Document.Write – Don’t Use!!!

I like the javascript web comment document.write. It places what I want, where I want it on the website. This is great for menus and other things that you’re repeating on multiple pages of your site. And Chrome just killed it! Well, they killed it in version 54 and we’re now on 77. I just now noticed it not working.

So, why didn’t I notice it until now? Well, Chrome didn’t really kill it, they just deprecated it to the point where it sometimes doesn’t work. And they’ll eventually deprecate it to the point that it won’t work at all. Why, because it can be slow.

I had most of mine sped up. Rather than having several document.write statements in a row, I created a string and then did document.write on that string. v=’xxx’;v+=’yyy’; etc. document.write(v). I even liked document.write so much that I created a shortcut function for it in my Expressive Websites Javascript Library – need to deprecate that too I guess. Or at least note that it may no longer work.

However, Chrome still thought that they were too slow. So I’m having to fix my websites. Stubbart.com, FantasticStoriesForYou .com , WeCanReverseClimateChange .com , and PrincessTigerlily.com. That’s only 4 websites, but several webpages per.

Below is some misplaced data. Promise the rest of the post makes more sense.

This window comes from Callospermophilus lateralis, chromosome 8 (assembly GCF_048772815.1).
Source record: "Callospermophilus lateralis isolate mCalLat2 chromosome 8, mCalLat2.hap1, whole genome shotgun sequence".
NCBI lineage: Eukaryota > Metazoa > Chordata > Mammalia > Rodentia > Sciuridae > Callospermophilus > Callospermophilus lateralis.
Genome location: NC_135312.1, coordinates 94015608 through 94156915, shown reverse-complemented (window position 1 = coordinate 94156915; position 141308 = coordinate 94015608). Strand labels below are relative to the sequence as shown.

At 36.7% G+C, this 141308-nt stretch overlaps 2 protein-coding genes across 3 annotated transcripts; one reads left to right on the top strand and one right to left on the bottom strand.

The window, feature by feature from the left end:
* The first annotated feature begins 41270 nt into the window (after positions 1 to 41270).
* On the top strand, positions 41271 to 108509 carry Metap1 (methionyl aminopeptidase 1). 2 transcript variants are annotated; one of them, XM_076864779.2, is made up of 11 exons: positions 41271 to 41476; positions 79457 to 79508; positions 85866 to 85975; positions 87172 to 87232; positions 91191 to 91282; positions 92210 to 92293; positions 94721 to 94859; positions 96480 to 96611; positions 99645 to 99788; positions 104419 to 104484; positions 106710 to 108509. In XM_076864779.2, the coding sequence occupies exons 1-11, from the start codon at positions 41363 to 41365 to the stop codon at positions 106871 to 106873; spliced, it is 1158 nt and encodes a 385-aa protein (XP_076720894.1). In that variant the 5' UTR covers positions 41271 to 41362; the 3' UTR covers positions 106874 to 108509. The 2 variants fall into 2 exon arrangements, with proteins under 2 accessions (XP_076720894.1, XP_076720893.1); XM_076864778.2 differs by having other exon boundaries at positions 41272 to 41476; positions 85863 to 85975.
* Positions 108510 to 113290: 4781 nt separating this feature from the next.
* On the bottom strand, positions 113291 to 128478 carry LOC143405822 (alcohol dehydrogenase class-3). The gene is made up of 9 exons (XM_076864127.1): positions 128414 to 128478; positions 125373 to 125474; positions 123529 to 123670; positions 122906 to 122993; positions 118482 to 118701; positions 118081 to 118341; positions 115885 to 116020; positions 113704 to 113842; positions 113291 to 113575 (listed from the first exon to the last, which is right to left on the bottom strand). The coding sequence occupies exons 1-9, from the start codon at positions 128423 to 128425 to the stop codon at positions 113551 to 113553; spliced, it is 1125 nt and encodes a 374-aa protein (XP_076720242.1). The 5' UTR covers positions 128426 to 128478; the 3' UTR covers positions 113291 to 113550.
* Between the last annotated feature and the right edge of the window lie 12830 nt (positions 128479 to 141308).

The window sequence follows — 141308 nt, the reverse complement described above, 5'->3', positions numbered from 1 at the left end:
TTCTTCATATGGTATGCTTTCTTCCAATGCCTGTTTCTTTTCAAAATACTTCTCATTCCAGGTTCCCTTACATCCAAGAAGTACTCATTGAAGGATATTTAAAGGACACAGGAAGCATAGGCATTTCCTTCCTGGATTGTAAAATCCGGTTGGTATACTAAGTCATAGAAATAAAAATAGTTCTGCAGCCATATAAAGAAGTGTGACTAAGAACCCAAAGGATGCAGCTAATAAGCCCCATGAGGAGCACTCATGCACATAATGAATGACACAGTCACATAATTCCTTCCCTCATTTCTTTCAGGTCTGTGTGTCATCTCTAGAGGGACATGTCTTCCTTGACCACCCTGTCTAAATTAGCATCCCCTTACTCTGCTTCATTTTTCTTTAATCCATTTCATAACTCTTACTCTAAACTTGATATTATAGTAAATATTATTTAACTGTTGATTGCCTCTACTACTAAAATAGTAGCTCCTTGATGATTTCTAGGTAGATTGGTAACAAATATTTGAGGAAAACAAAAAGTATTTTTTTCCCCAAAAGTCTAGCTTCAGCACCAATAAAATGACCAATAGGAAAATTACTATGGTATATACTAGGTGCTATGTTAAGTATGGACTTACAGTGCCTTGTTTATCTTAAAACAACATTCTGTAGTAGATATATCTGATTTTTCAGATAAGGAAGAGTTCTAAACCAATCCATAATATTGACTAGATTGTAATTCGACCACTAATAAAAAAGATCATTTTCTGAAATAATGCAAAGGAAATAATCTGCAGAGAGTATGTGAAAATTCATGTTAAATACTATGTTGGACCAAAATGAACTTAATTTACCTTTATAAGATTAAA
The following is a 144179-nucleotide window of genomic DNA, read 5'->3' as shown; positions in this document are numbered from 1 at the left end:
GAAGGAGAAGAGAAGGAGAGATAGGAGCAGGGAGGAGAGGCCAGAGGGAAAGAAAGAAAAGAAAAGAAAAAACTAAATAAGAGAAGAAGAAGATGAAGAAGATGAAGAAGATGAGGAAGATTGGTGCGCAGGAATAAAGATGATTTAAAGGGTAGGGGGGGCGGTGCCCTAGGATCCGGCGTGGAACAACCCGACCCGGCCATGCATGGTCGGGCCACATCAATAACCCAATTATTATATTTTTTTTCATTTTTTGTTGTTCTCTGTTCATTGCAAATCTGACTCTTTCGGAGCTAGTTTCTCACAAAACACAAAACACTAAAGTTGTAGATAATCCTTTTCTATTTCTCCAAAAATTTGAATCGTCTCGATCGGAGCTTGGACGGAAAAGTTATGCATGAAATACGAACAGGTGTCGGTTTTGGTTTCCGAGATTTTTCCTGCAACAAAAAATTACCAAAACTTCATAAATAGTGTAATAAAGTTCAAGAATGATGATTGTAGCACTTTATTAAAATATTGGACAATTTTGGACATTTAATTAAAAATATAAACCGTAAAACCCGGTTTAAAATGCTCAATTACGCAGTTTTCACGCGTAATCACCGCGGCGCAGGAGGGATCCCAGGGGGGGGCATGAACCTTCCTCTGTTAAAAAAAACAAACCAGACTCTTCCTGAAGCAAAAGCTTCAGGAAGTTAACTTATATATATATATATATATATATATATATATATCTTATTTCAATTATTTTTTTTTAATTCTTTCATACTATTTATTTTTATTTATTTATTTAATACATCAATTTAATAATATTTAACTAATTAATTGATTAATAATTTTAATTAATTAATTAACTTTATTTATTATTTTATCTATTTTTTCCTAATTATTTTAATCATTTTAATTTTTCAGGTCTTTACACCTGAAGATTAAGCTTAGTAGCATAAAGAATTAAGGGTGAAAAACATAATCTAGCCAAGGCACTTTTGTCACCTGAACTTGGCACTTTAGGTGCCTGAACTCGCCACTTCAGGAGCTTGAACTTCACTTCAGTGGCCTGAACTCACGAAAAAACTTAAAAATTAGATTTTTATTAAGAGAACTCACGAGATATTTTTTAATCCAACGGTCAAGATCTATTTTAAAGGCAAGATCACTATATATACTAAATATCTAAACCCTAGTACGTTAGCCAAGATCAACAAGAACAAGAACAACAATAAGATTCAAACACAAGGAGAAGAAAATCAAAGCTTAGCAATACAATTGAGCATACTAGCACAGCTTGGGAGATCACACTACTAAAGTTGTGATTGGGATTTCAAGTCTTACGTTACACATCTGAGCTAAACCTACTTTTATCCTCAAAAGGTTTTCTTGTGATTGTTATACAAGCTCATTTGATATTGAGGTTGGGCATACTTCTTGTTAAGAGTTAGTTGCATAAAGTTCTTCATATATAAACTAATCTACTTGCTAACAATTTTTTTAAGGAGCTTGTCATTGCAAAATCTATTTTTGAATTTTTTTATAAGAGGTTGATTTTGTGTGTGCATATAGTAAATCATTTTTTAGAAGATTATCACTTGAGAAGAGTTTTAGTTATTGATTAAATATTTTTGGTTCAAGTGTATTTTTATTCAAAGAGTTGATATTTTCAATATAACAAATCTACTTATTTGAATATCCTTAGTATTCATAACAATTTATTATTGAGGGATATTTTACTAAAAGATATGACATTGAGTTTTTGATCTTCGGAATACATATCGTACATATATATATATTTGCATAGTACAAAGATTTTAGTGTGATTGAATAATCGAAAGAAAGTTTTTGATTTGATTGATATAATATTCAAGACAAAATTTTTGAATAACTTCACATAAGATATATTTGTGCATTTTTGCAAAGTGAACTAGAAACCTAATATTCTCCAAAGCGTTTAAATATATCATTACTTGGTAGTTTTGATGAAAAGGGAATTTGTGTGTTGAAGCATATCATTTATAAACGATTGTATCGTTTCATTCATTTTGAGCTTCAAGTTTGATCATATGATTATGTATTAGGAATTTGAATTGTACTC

I replaced document.write with innerHTML. To do this, id an element before the <script> statement. Chrome tells me that I’m supposed to make my scripts async …. But for what I’m doing not sure that applies. Anyway this works, for now. Make sure that you don’t do something like <p><script></script></p> – place those outer paragraph tags inside the script – as part of the innerHTML. Then place a <div id=…></div> before the script.

innerHTML is elementid.innerHTML=v. So if your id is xyz, then xyz.innerHTML=v. My code still didn’t work when I forgot to close the element before the script – it doesn’t exist until you close it. Also, if I had a document.write within a script, I had to rework that, making sure that the element was created before the innerHTML statement. And innerhtml doesn’t work – the HTML must be uppercase.

When passing the id to a function, I had to use document.getElementById(x).innerHTML=v. And if I uppercased ID it didn’t work – javascript is case sensitive. Of course I knew that, but I can’t remember what somebody else decided was uppercase and what wasn’t.

Bottom line – if you’re using one of my websites and it doesn’t work – try again tomorrow. This is going to take a little bit of time.

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